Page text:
Volvo Cars calls for a new, global standard in how autonomous vehicles safely can communicate with all other road users as it introduces its 360c autonomous concept.
It says autonomous technology will be introduced gradually rather than overnight, and fully autonomous cars will operate in mixed traffic where cars without a human driver will share the road with other road users.
In such a traffic situation, it will no longer be possible to make eye contact with and learn about another driver’s intentions.
As part of the development of its 360c autonomous concept, Volvo Cars’ safety engineers studied how to establish a safe means of communication between fully autonomous cars and other road users.
The focus was to create a universal standard so other road users need not consider the make or brand of individual autonomous cars.
The 360c addresses this challenge with a system made up of external sounds, colors, visuals and movements, as well as combinations of these, to communicate the vehicle’s intentions to other road users. This means it is always clear what the car will do next.
Malin Ekholm, vice president-Volvo Cars Safety Center, says while the design of the 360c safety-communication technology focuses on making the car indicate its own intentions, it will never issue directions or instructions to other road users.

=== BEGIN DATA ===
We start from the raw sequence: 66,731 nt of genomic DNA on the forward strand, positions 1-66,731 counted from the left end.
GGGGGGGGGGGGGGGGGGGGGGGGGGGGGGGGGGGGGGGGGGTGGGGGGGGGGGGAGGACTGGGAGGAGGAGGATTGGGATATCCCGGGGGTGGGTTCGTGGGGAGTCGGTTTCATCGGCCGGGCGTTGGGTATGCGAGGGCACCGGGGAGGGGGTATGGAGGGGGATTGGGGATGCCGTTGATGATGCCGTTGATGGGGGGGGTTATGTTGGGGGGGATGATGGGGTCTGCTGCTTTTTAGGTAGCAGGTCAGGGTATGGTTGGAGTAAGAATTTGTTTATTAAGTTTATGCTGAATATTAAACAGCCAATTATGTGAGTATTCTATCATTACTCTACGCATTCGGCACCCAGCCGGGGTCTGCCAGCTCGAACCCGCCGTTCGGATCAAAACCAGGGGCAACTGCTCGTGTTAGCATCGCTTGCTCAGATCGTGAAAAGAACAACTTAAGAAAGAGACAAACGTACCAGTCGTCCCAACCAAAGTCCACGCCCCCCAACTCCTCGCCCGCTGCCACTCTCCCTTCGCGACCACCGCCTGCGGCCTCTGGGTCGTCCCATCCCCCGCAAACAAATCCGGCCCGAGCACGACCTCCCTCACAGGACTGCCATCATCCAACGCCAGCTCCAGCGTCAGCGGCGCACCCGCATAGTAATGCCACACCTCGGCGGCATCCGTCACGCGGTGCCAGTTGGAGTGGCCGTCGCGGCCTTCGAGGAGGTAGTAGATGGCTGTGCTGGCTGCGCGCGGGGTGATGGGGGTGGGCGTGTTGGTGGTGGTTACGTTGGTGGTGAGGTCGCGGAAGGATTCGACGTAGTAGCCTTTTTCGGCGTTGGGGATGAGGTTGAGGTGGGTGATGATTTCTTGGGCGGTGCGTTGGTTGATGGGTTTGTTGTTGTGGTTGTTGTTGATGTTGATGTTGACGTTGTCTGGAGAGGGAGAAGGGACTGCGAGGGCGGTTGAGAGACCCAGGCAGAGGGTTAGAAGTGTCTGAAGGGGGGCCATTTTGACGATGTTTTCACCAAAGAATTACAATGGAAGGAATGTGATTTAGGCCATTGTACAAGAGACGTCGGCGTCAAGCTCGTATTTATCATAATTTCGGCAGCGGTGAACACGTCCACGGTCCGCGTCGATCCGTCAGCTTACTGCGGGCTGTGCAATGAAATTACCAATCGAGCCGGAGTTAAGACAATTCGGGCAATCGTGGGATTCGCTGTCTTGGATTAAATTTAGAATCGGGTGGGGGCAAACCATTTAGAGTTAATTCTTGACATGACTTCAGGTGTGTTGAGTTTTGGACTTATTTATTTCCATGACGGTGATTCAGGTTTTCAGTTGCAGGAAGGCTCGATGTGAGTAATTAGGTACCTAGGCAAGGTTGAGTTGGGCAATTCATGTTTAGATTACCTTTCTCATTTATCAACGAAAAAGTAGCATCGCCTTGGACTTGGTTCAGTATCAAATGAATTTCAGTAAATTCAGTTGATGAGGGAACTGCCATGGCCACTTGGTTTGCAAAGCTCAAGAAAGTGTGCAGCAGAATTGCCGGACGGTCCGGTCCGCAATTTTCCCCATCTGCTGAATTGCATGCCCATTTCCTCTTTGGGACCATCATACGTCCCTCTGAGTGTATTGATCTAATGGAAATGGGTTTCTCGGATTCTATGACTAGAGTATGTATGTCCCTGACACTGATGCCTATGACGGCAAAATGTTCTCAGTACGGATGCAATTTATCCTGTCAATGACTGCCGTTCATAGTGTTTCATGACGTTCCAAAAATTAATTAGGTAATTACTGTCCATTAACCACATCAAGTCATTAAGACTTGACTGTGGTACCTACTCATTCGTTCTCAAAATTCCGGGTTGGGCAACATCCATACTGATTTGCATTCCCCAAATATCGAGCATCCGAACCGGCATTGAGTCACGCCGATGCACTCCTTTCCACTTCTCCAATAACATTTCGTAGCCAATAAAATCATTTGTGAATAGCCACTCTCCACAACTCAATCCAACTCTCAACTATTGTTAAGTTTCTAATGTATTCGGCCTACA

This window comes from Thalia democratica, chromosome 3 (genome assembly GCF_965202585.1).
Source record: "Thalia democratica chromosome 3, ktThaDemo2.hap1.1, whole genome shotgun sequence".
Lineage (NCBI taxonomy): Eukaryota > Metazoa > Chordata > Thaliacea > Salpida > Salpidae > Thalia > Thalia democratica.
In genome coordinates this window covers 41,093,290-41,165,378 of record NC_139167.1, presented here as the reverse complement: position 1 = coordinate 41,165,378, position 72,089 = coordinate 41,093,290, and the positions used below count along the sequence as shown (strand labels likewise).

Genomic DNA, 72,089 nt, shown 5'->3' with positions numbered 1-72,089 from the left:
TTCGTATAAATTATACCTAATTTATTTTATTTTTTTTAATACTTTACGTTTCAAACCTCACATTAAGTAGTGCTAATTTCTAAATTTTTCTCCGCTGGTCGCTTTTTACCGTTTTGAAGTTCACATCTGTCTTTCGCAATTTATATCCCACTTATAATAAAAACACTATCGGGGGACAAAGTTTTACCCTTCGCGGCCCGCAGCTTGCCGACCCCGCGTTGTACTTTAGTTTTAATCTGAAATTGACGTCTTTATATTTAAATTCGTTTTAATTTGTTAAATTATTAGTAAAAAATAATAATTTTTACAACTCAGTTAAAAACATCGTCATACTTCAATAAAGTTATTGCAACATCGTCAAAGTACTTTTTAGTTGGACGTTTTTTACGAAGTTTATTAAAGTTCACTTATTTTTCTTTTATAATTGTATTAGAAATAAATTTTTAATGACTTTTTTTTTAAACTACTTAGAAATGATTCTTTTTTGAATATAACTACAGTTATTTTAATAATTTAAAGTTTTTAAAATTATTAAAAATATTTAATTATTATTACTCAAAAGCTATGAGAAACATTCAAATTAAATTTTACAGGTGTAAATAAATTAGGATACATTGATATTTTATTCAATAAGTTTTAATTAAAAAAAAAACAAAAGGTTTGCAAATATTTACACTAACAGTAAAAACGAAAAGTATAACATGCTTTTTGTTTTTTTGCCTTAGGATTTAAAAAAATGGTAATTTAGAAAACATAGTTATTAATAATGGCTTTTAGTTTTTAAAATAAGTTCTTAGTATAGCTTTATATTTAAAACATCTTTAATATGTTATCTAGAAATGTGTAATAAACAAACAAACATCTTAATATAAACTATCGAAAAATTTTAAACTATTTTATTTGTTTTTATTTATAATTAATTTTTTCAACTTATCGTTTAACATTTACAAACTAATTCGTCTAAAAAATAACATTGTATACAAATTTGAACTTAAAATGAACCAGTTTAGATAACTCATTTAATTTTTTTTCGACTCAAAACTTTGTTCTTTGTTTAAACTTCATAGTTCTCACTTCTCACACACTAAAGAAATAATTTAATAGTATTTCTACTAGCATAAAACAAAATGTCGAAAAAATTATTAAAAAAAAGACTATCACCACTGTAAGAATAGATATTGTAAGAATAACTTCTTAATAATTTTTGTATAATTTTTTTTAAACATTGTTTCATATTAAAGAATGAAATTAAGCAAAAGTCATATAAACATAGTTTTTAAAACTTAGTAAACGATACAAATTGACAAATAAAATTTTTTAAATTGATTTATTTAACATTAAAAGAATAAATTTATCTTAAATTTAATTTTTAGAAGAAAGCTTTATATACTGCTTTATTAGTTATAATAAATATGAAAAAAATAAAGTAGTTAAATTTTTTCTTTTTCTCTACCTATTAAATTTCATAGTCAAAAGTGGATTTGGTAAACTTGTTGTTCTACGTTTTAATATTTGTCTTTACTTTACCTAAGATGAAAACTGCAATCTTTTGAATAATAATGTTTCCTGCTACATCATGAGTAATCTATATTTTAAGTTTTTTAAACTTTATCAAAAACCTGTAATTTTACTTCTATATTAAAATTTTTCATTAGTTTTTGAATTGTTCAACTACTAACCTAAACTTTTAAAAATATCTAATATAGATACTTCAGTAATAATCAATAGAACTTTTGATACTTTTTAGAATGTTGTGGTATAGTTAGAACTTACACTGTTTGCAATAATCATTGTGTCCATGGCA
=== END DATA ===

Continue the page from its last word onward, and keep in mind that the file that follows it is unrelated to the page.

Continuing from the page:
“We strongly believe this communication method should be a universal standard, so all road users can communicate easily with any autonomous car, regardless of which maker built it,” Ekholm says in a statement.
“But it is also important that we do not instruct others what to do next, in order to avoid potential confusion. Our research shows this is the safest way for fully autonomous cars to communicate with other road users.”
The 360c represents Volvo Cars’ vision for a future of travel that is autonomous, electric, connected and safe – and which may allow the automaker to enter new growth markets.
It presents four potential uses of autonomous technology – a sleeping environment, mobile office, living room and entertainment space – all of which reimagine the way people travel.
Volvo wants consumers to imagine a world in which they travel long distances without the need for airports, airport security, hours of queuing and waiting, and noisy, cramped airliners.
Its vision is to replace all that with a consumer’s own first-class private cabin that goes from door to door. Its idea for the future of autonomous travel is on display with its 360c concept.
Robin Page, senior vice president-design, says autonomous-vehicle concepts tend to become a technology showcase instead of a vision of how people use it.
“But Volvo is a human-centric brand,” he says. “We focus on the daily lives of our customers and how we can make them better. The 360c is the next iteration of this approach.”